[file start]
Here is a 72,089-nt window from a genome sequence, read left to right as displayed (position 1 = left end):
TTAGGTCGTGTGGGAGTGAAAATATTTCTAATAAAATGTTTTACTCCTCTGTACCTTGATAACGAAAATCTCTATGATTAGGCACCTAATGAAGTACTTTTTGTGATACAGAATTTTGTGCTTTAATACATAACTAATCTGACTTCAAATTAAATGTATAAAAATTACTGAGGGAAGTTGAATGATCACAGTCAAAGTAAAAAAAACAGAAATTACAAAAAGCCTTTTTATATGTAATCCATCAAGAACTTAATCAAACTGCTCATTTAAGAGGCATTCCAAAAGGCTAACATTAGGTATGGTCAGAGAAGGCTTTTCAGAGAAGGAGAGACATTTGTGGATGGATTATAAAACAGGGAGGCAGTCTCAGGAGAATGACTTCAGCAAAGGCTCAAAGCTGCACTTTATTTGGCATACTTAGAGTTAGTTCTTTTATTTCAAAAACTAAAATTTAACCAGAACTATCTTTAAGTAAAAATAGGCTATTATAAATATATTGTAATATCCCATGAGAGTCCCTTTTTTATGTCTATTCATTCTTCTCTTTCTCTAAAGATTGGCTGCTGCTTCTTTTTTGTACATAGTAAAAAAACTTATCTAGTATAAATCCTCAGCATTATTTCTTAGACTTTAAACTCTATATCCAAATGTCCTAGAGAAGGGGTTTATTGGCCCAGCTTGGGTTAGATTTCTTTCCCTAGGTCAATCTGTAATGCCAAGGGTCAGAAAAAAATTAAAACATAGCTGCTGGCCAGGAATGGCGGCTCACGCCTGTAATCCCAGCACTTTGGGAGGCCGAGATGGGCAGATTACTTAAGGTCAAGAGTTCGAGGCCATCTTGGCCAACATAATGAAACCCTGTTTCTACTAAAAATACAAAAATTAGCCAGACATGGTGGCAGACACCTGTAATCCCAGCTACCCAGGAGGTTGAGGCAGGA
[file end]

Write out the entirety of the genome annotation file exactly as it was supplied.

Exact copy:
Here is a 72,089-nt window from a genome sequence, read left to right as displayed (position 1 = left end):
TTAGGTCGTGTGGGAGTGAAAATATTTCTAATAAAATGTTTTACTCCTCTGTACCTTGATAACGAAAATCTCTATGATTAGGCACCTAATGAAGTACTTTTTGTGATACAGAATTTTGTGCTTTAATACATAACTAATCTGACTTCAAATTAAATGTATAAAAATTACTGAGGGAAGTTGAATGATCACAGTCAAAGTAAAAAAAACAGAAATTACAAAAAGCCTTTTTATATGTAATCCATCAAGAACTTAATCAAACTGCTCATTTAAGAGGCATTCCAAAAGGCTAACATTAGGTATGGTCAGAGAAGGCTTTTCAGAGAAGGAGAGACATTTGTGGATGGATTATAAAACAGGGAGGCAGTCTCAGGAGAATGACTTCAGCAAAGGCTCAAAGCTGCACTTTATTTGGCATACTTAGAGTTAGTTCTTTTATTTCAAAAACTAAAATTTAACCAGAACTATCTTTAAGTAAAAATAGGCTATTATAAATATATTGTAATATCCCATGAGAGTCCCTTTTTTATGTCTATTCATTCTTCTCTTTCTCTAAAGATTGGCTGCTGCTTCTTTTTTGTACATAGTAAAAAAACTTATCTAGTATAAATCCTCAGCATTATTTCTTAGACTTTAAACTCTATATCCAAATGTCCTAGAGAAGGGGTTTATTGGCCCAGCTTGGGTTAGATTTCTTTCCCTAGGTCAATCTGTAATGCCAAGGGTCAGAAAAAAATTAAAACATAGCTGCTGGCCAGGAATGGCGGCTCACGCCTGTAATCCCAGCACTTTGGGAGGCCGAGATGGGCAGATTACTTAAGGTCAAGAGTTCGAGGCCATCTTGGCCAACATAATGAAACCCTGTTTCTACTAAAAATACAAAAATTAGCCAGACATGGTGGCAGACACCTGTAATCCCAGCTACCCAGGAGGTTGAGGCAGGA